Every year the week surrounding Guy Fawkes night causes anxiety for pets around the country. While some animals cope reasonably well with this period of banging, flashing and squealing fireworks, many become terrified and stressed.
Cats have been known to go missing for days afterwards and dogs have reportedly leaped through glass windows in panic, or blindly rushed across roads in front of traffic trying to escape the noise. On the city fringe, horses and deer have run through fences and suffered serious injury. And then there are the horrifying reports of deliberate injury to pets and wildlife through the malicious and cruel use of fireworks.
While the sale of fireworks is limited to a four-day period, there are no restrictions on where or when you can let them off, which means weeks of stress for some animals. In many other countries, private firework sales are banned completely, and public firework displays are strictly controlled and restricted to areas where they can do no harm.
This is the case in most states in Australia. Even in the UK, where the tradition of Guy Fawkes originated, the government is under pressure to limit the noise level of fireworks, lowering the current acceptable level of 120 decibels to 95. Animals have more sensitive hearing than we do, and exploding and screaming fireworks can reach the equivalent decibels of a jet engine.
Animal welfare organisations in New Zealand, such as the SPCA, have been calling for a ban on the private sales of fireworks and they encourage the public to send a postcard to their local MP calling for a private sales ban on fireworks.
A Macabre Tradition
2005 was the 400th anniversary of Guy Fawkes Night. He was the chap who was caught trying to blow up the Parliament of James I in 1605 and was consequently tortured and executed. The fireworks displays and burning of his effigy have been an annual practice in the UK and some of her former colonies for the past 400+ years. Some say it is time to let Mr Fawkes rest in peace and restrict fireworks to controlled public displays where they cannot harm animals or the community.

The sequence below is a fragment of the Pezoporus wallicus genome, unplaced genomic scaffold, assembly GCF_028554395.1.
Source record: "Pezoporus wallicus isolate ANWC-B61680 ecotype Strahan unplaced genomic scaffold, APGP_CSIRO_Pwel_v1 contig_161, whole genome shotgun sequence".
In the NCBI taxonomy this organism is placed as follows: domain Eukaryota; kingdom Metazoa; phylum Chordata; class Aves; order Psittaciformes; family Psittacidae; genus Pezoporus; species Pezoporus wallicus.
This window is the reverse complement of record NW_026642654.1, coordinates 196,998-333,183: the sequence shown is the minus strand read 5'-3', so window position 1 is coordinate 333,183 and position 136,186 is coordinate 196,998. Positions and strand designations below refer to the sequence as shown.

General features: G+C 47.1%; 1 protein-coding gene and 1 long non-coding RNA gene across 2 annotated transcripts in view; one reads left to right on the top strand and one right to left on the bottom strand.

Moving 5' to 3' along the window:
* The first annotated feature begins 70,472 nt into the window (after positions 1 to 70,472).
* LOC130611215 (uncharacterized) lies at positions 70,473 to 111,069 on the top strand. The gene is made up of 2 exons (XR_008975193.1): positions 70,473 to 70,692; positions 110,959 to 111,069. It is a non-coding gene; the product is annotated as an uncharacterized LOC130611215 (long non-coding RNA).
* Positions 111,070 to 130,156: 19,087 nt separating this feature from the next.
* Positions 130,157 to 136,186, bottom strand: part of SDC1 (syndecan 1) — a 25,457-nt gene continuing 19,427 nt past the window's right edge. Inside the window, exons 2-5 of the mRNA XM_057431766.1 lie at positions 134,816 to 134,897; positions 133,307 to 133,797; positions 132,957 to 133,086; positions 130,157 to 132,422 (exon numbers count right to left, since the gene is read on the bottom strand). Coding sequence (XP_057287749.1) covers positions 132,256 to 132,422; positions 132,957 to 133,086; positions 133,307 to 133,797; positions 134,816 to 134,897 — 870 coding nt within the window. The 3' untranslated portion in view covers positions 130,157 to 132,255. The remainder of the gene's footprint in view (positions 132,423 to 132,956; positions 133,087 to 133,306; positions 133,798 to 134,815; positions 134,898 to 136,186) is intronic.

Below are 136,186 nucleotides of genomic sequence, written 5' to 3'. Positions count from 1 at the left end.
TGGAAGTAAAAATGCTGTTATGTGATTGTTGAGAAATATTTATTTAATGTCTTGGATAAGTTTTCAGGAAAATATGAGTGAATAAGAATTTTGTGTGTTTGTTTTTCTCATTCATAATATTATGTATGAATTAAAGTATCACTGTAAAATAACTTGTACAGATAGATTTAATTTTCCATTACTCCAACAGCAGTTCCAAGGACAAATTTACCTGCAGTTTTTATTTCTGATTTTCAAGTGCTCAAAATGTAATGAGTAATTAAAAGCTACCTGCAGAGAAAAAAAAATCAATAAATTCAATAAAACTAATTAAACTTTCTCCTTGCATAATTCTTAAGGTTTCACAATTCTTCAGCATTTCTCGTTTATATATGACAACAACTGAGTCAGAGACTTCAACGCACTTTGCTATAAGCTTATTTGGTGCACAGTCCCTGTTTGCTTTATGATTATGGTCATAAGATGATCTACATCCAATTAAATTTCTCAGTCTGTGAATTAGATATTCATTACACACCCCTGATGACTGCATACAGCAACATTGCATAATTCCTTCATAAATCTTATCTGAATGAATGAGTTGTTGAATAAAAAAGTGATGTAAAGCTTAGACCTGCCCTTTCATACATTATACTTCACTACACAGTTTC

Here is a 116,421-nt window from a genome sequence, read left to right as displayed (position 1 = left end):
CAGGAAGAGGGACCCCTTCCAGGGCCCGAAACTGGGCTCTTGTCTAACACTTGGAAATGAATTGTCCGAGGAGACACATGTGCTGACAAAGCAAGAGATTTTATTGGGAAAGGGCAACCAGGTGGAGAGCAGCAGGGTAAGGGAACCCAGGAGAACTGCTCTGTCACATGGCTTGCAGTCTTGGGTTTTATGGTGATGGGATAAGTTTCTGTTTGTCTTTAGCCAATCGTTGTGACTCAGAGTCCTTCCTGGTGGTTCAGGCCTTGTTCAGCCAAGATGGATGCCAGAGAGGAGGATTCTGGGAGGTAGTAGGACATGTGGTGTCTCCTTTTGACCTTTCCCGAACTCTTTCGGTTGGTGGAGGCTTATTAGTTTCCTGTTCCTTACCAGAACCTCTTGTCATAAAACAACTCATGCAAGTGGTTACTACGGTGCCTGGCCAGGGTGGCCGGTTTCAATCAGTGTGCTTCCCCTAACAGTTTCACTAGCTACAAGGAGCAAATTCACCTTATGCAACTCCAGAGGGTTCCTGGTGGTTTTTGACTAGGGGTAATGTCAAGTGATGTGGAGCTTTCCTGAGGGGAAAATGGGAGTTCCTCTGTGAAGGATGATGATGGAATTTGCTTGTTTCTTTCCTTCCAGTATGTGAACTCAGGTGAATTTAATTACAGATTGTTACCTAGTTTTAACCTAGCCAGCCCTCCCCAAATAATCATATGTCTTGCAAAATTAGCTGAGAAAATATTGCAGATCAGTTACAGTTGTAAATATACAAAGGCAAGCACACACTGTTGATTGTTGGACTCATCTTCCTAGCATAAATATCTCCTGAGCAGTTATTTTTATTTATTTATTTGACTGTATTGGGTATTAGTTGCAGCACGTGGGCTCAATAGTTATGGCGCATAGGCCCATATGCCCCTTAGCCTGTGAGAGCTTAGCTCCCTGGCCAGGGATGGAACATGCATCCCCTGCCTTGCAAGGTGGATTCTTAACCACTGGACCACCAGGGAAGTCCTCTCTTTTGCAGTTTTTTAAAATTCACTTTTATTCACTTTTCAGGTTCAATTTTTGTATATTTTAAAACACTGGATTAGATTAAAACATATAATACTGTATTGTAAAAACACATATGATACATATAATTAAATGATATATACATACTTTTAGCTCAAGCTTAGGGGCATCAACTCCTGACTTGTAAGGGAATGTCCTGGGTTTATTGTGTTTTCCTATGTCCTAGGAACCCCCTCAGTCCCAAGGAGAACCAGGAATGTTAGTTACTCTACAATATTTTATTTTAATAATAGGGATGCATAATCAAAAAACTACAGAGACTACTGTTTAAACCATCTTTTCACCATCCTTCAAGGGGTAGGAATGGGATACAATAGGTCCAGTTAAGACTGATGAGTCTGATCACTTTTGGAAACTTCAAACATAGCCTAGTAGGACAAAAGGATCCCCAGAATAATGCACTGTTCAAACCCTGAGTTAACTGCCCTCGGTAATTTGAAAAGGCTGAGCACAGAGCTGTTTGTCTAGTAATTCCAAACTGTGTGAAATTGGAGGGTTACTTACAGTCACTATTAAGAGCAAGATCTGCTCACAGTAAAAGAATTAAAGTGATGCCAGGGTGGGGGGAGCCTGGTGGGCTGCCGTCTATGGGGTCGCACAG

Who’s in charge?
Fireworks in New Zealand come under the jurisdiction of the Department of Labour and the Environmental Protection Authority (EPA), which classifies fireworks under the Hazardous Substance and New Organisms (HSNO) Act.
Within the department, the Occupational Safety and Health Service (OSHS) is responsible for enforcing laws over the sale of fireworks, which restricts the sale period to four days from 2 November to 5 November and the age they can be purchased to 18 years and over.
Animal welfare in New Zealand is largely the responsibility of the Animal Welfare Group under Biosecurity NZ. It’s animal welfare complaints hotline is 0800 008 333 Local enforcement of the Animals Welfare Act 1999 is predominantly the responsibility of the SPCA, MAF, and the police.
If you are concerned about the welfare of any animal during the fireworks period, call your local SPCA. There are no laws against letting off fireworks at anytime of the day or night, 24/7. However, if you have a concern about fireworks noise outside of actual Guy Fawkes night, then ring your council noise control number with a complaint.
How you can help your pets
Dogs and cats
Ensure that for at least one week either side of Guy Fawkes night your pets are not left alone or outside at night. Bring them inside as soon as night falls. Provide cats with a litter box and, if necessary, take dogs out to the toilet on a lead.
Keep curtains closed and have the radio or TV on. Make sure pets have access to a cubby hole where they can hide if they wish to.
Animals will generally take cues from their owners. If you are relaxed and ignoring the noise, your pet will usually be less anxious too. Fussing over a pet that is trembling or hiding will only serve to reinforce its anxiety. Instead, try to ignore fearful behaviour and pat and praise your pet when it remains calm.
If an animal is desperate for attention and reassurance, allowing it to sit on your knee or just sit beside you. Give a reassuring hug, but don’t use any verbal reassurance that could be interpreted as praise.
If fireworks trigger a panic attack in your pet, medication may help it cope. See your veterinarian for advice.
It’s possible to desensitise dogs to some of the noises associated with exploding fireworks. However, this is a long-term programme that should be done under the supervision of a behaviourist.
Dogs that are terrified of fireworks are often also afraid of thunderstorms and may suffer separation anxiety. If your pet fits this category, seek professional help.
Pet owners in the same street, or families/friends might like to organise a central meeting point for fireworks displays, and move pets to a house away from the noise with minders assigned to care for them. Alternatively, organise a neighbourhood or family fireworks gathering at a beach or park.
Horses and livestock
Make sure grazing animals are in the most sheltered part of the property. A stable or barn may be the best option for a nervous horse. The overhead flashes and squeals of fireworks usually cause more distress to livestock than crackers or soft cascading lights. It may be worth asking neighbours not to use fireworks that shoot screamers into the air. Hopefully, people living in rural or semi-rural areas will understand.
Rabbits, guinea pigs and birds
Most birds will remain quietly roosting in trees during fireworks night. However, aviary birds may panic and injure themselves. If possible, cover the aviary with a tarpaulin, or similar, to reduce disturbance.
Rabbits and guinea pigs should be taken inside, or placed in a safe place like a garage in their cages to protect them.